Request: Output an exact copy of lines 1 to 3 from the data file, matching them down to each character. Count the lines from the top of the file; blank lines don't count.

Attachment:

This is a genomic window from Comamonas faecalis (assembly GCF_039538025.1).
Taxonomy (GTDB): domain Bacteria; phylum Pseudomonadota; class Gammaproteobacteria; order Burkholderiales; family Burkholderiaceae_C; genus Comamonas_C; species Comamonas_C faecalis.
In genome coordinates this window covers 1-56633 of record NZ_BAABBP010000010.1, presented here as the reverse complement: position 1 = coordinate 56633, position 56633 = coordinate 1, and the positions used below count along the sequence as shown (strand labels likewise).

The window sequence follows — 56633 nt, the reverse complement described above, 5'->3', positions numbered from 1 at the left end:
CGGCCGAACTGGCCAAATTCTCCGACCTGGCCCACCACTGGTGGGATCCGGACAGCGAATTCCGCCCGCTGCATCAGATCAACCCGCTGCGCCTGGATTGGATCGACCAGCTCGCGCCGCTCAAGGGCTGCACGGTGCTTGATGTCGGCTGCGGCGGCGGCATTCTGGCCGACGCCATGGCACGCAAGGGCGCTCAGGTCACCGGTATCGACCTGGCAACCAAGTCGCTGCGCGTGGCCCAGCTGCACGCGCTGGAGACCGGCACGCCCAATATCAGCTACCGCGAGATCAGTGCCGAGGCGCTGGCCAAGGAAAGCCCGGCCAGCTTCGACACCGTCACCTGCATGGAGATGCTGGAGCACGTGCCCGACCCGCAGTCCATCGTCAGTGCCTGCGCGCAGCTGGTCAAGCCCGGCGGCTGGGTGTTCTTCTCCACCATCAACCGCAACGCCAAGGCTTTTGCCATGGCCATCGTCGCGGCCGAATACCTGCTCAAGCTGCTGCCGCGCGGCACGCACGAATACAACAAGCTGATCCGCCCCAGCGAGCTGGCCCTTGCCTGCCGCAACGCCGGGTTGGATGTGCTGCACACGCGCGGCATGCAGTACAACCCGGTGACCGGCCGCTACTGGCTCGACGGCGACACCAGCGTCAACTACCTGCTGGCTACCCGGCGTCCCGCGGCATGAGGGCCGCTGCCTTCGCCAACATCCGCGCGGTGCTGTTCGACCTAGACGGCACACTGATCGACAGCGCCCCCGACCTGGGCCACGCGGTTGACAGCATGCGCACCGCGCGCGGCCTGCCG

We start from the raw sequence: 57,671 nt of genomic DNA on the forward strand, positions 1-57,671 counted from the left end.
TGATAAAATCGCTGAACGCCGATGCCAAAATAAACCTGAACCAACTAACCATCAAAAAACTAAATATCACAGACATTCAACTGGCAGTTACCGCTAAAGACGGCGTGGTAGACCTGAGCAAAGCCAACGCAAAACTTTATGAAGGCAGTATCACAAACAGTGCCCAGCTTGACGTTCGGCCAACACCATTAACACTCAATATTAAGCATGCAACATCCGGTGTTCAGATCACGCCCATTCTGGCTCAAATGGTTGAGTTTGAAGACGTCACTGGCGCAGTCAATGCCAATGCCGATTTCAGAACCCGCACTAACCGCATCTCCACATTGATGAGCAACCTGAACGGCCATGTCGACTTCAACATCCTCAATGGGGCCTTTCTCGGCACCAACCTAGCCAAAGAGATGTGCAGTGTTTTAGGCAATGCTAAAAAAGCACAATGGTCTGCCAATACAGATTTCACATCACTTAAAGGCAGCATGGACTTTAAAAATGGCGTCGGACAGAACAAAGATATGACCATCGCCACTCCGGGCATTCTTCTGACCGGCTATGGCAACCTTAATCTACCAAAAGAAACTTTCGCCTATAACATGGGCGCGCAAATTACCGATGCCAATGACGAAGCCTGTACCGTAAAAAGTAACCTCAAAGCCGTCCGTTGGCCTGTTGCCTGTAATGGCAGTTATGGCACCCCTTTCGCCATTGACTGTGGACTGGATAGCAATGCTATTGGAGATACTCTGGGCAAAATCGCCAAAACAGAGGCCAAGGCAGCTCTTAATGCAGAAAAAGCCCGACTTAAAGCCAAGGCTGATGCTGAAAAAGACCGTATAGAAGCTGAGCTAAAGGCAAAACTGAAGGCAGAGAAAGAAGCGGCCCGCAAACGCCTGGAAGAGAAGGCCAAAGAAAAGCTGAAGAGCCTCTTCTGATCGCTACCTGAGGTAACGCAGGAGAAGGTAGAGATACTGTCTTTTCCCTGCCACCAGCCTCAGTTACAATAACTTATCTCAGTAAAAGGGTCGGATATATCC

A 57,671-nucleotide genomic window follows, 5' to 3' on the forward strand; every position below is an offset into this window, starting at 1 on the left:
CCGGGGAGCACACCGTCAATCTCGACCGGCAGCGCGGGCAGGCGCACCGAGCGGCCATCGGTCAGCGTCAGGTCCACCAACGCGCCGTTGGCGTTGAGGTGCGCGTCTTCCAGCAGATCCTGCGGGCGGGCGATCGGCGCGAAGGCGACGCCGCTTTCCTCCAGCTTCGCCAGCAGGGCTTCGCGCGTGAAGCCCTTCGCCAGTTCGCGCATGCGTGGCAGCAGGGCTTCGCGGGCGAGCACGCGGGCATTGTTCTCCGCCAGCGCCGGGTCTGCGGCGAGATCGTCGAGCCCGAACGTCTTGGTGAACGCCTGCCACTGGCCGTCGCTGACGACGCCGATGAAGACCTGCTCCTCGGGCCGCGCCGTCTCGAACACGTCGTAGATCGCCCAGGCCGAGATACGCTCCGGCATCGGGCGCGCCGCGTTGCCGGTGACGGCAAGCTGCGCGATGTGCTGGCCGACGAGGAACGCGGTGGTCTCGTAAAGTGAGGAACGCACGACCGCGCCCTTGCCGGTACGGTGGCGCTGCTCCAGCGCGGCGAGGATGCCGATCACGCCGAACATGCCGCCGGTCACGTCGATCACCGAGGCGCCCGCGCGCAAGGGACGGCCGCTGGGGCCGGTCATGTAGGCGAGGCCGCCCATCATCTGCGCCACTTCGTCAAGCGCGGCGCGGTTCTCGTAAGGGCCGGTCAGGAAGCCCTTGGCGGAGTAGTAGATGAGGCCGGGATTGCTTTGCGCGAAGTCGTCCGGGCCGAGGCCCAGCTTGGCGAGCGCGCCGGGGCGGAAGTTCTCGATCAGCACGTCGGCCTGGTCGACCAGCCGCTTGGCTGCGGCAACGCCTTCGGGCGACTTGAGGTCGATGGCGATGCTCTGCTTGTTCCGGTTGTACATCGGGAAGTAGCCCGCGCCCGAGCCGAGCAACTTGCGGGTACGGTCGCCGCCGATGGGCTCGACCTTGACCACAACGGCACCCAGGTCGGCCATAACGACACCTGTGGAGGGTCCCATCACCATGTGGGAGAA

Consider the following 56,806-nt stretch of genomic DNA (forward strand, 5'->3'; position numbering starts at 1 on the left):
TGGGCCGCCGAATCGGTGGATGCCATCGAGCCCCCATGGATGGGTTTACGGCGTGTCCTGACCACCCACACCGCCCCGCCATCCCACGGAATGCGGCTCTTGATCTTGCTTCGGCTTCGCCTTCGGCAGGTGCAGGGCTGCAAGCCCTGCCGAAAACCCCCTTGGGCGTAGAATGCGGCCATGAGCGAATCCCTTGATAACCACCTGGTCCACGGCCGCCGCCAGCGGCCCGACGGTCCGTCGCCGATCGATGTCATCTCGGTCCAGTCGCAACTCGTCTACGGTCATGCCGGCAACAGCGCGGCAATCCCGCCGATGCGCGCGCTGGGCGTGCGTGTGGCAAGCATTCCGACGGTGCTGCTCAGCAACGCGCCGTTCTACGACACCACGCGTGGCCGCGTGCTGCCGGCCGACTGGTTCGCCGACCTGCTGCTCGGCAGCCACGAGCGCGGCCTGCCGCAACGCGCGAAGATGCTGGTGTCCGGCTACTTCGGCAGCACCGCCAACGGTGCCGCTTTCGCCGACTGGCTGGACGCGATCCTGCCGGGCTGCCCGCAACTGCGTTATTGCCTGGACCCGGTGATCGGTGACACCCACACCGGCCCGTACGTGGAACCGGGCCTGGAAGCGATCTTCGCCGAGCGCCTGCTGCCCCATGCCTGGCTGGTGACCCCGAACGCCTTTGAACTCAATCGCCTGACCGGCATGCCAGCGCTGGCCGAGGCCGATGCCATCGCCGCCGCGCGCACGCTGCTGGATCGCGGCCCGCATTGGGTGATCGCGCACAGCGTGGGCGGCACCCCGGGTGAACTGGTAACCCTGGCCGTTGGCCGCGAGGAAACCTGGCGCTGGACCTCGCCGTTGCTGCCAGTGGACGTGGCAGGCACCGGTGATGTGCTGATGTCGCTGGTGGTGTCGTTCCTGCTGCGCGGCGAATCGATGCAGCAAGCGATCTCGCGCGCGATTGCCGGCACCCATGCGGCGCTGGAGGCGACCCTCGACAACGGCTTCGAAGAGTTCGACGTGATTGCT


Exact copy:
This is a genomic window from Comamonas faecalis (assembly GCF_039538025.1).
Taxonomy (GTDB): domain Bacteria; phylum Pseudomonadota; class Gammaproteobacteria; order Burkholderiales; family Burkholderiaceae_C; genus Comamonas_C; species Comamonas_C faecalis.
In genome coordinates this window covers 1-56633 of record NZ_BAABBP010000010.1, presented here as the reverse complement: position 1 = coordinate 56633, position 56633 = coordinate 1, and the positions used below count along the sequence as shown (strand labels likewise).